- May 16th 2017
To celebrate the launch of our new Spring Summer 17 Beachcomber collection, we sought to discover people who shared our love for the sea too, and whose work has been inspired by the beautiful British coast.
After meeting Claire Gill to find out more about her life as an artist, she also told us about the step-by-step process she takes when creating her beautiful photo-montages. So, to inspire you to create your own coastal artwork at home, follow these eight simple steps.
1. Think of what makes a good photo.
Claire wore our Barbour Clove Hitch Jumper.
Before you do anything, think about the overall elements that make up a striking picture. Ask yourself: what is it that makes an interesting image? And use that as a base to build the idea for your own.
2. Choose the main point of focus.
Next, we begin planning the main subject of the photo. Try and think of just one thing that you think is attractive, something that will stand out. Once you’ve decided, go out and capture it.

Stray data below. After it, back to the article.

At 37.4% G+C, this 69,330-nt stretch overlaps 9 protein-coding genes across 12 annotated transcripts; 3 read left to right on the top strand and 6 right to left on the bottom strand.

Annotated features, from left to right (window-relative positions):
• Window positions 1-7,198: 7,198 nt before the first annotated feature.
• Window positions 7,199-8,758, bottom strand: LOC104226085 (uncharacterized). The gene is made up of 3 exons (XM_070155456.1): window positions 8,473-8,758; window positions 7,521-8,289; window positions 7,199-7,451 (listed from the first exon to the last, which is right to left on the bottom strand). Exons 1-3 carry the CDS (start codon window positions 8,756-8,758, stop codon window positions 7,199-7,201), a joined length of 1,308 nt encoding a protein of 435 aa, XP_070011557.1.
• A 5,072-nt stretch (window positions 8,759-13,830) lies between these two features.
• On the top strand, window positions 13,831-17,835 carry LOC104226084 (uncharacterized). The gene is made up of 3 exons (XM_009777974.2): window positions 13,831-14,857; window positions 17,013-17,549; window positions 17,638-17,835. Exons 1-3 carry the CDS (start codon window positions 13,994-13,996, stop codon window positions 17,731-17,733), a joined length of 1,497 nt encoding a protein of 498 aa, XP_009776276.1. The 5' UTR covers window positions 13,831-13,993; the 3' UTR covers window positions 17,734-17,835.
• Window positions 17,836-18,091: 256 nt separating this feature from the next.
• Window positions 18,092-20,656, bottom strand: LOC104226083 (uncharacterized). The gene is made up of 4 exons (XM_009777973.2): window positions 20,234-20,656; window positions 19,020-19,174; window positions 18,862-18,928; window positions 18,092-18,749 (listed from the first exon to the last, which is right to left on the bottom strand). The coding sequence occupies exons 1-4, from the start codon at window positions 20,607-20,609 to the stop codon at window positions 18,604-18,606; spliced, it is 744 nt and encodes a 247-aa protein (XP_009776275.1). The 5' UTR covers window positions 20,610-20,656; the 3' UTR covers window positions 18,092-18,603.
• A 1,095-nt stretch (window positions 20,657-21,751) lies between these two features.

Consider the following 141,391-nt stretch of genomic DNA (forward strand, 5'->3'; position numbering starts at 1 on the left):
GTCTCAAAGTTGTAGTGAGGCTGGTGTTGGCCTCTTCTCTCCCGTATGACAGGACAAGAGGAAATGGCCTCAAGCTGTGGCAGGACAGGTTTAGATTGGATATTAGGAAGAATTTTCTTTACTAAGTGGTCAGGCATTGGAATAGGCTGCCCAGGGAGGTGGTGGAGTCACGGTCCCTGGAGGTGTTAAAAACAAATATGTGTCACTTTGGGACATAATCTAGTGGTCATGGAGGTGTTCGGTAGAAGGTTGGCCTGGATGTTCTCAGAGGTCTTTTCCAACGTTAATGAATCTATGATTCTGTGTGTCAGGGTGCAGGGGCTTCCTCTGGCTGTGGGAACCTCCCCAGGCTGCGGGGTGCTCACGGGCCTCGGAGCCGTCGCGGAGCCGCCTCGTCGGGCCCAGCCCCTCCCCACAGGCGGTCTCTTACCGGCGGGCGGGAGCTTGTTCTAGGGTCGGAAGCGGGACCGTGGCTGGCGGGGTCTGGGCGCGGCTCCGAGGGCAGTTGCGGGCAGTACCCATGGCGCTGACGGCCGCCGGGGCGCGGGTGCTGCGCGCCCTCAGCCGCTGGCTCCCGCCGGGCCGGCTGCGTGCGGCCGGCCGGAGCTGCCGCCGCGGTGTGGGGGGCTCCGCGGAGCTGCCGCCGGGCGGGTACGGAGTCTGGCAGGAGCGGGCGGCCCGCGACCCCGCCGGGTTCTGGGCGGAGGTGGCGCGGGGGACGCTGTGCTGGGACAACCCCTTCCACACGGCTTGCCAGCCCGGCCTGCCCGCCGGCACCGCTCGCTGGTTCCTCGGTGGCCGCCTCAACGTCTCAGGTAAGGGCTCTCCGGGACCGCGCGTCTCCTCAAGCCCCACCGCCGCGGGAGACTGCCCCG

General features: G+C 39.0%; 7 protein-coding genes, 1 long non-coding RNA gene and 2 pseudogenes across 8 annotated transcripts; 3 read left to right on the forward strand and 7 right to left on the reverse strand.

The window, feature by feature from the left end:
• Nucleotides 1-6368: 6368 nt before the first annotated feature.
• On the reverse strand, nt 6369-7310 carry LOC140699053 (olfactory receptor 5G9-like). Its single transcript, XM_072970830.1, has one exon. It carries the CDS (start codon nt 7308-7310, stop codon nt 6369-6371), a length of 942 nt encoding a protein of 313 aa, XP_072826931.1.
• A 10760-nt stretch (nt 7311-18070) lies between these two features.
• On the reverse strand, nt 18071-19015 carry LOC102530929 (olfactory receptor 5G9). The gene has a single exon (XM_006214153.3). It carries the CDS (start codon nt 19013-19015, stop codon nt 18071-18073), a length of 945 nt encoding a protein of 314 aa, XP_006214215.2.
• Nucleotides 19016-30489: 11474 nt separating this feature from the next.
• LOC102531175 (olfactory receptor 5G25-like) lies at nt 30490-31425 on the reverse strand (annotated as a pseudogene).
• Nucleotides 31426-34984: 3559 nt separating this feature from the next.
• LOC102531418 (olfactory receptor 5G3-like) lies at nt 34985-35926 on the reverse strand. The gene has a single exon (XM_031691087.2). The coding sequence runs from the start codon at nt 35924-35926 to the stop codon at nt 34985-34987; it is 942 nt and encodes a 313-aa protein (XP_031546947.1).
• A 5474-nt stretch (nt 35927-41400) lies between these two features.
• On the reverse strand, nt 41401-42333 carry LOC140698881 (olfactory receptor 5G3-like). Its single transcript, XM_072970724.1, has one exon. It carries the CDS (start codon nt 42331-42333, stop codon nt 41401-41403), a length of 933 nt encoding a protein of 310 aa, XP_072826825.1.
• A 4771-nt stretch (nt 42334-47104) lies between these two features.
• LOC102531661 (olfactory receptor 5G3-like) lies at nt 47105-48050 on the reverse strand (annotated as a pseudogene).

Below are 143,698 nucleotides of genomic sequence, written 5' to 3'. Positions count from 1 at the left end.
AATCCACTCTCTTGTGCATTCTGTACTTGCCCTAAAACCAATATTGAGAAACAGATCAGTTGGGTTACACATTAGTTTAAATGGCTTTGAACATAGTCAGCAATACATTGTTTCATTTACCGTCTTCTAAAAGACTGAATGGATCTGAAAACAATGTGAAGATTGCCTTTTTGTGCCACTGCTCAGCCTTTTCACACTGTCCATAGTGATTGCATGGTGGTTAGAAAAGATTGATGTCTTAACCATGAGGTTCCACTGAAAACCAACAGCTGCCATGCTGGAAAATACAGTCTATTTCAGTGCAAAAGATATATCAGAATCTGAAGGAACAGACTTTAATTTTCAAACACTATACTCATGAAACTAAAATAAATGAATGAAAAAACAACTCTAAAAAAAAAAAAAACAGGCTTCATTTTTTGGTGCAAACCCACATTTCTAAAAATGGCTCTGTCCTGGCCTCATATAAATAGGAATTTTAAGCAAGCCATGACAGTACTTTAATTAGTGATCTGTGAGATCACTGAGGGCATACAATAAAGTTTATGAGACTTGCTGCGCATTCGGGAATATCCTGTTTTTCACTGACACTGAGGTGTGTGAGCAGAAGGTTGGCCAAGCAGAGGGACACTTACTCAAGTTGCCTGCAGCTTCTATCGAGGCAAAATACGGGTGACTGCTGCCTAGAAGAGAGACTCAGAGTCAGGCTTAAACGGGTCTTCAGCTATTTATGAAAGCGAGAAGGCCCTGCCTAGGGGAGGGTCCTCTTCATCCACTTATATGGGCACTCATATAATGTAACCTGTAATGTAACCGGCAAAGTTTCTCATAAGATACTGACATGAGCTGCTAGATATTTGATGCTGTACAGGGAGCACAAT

3. Think about the photo’s other elements.
Choose subjects that support and complement the main focus. For example, if the main subject was a large ship, your secondary subjects could be items you find along the shore.
4. Choose your textures.
I like to use textures in place of the sea and sky. I’ve learnt that if you place a texture over the sea for example, people automatically read that texture as the sea. Look for textures and objects that fill the space well. Look for items you can bury objects in, like stones, netting, and water; and objects that represent the place or theme of your artwork.
5. Craft the composition.
Once you’ve worked out what’s going to fill the image, look for your directional lines. For example, groins and beach huts, things that will lead your eyes into, and around, the image.
6. Think about the colours.
When I start creating my photo montage on the computer, I’m initially looking to bring different images together based on their colour. Training as a textiles designer, I learned that colour is the first thing you see when you look at a piece of fabric. That’s why colour’s really important to me – if you get that wrong, the whole image won’t work.
7. Bring images together.
Now the best part. Once your colour scheme and tones are set, you can start being playful with your images. Scale photos up and down until you’ve found an interesting composition, and carry on like this.
8. Never plan.
My final step is a word of advice. Don’t plan, I never have a plan. Let your eyes do the work and let the image develop itself. Just keep playing around until you’re pleased with what you see!